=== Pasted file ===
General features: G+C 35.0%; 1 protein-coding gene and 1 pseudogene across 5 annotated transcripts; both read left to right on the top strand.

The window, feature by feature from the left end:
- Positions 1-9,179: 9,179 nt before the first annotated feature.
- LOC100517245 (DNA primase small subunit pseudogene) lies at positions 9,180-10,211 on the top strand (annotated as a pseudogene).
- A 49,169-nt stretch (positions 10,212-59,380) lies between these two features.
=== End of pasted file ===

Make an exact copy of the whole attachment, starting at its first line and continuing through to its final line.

General features: G+C 35.0%; 1 protein-coding gene and 1 pseudogene across 5 annotated transcripts; both read left to right on the top strand.

The window, feature by feature from the left end:
- Positions 1-9,179: 9,179 nt before the first annotated feature.
- LOC100517245 (DNA primase small subunit pseudogene) lies at positions 9,180-10,211 on the top strand (annotated as a pseudogene).
- A 49,169-nt stretch (positions 10,212-59,380) lies between these two features.